Alignment of Course Objectives and Assessment Items: A Case Study

Alignment of Course Objectives and Assessment Items: A Case Study

Kenneth Lightfoot (Thomas Edison State College, USA) and David Schwager (Thomas Edison State College, USA)
DOI: 10.4018/978-1-60566-870-3.ch007
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This case study examines how achieving close alignment between course objectives and course assessments should be an essential goal in the course design/revision process regardless of what mode of delivery is involved. By examining the revision of two courses (Western Civilization I & II) offered at Thomas Edison State College, the authors demonstrate how the application of sound instructional design principles to achieve this alignment resulted in the measurable improvement of student learning outcomes. The major issue examined in this study is how to achieve a close correlation between what a course states that a student should be able to do after successful completion, what practice it offers them to achieve this proficiency, and how they are assessed to determine what level of proficiency they have attained.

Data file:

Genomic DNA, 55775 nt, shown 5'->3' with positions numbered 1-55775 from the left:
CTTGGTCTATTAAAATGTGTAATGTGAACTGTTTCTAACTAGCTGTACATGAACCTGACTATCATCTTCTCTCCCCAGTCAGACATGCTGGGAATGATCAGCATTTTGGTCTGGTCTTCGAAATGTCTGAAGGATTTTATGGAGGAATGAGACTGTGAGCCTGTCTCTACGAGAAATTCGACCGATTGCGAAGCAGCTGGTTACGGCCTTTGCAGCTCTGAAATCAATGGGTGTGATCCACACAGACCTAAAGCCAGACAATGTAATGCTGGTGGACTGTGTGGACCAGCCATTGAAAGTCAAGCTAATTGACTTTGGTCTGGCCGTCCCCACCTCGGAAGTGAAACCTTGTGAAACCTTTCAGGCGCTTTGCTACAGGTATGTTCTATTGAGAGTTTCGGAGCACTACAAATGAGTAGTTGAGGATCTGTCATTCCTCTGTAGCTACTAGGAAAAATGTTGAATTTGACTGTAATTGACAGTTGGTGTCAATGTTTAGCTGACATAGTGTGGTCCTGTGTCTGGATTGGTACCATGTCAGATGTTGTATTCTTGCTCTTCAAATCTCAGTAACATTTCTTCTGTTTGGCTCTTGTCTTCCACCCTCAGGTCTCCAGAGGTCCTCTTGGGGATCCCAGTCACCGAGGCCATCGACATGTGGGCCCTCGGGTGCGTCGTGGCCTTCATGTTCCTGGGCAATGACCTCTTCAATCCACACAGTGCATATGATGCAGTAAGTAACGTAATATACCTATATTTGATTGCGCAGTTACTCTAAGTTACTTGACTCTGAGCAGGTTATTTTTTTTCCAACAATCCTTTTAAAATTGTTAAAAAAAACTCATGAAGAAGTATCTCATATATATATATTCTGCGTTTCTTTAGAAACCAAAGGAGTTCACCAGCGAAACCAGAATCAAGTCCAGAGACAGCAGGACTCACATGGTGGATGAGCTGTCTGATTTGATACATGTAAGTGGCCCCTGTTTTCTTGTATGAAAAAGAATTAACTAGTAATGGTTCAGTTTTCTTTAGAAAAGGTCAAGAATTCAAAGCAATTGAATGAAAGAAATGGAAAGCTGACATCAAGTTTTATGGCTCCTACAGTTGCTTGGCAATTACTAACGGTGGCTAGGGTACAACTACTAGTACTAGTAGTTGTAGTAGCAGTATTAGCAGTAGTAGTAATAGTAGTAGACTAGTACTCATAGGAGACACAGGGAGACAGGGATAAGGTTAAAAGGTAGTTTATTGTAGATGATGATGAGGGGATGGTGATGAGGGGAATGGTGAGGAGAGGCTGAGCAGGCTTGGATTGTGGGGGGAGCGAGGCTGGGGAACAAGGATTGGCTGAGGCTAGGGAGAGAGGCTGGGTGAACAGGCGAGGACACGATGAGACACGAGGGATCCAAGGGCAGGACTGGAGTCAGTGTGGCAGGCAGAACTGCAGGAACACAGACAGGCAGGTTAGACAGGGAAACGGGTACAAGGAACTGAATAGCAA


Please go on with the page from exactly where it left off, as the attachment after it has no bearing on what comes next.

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Setting The Stage

Western Civilization I and II have long been a part of the Thomas Edison State College’s curriculum. (These courses are available for students to take as either online courses or in the Guided Study program which is print-based. Since the online version is organized into modules and therefore contains modular objectives not featured in the Guided Study version, this case study focuses on the former.) Each course is taken over a twelve-week semester and is organized into six modules. Each course requires students to complete six written assignments, one for each module, and take a midterm and final examination. In addition, students in each course must also take part in three graded discussions as part of their assigned work.

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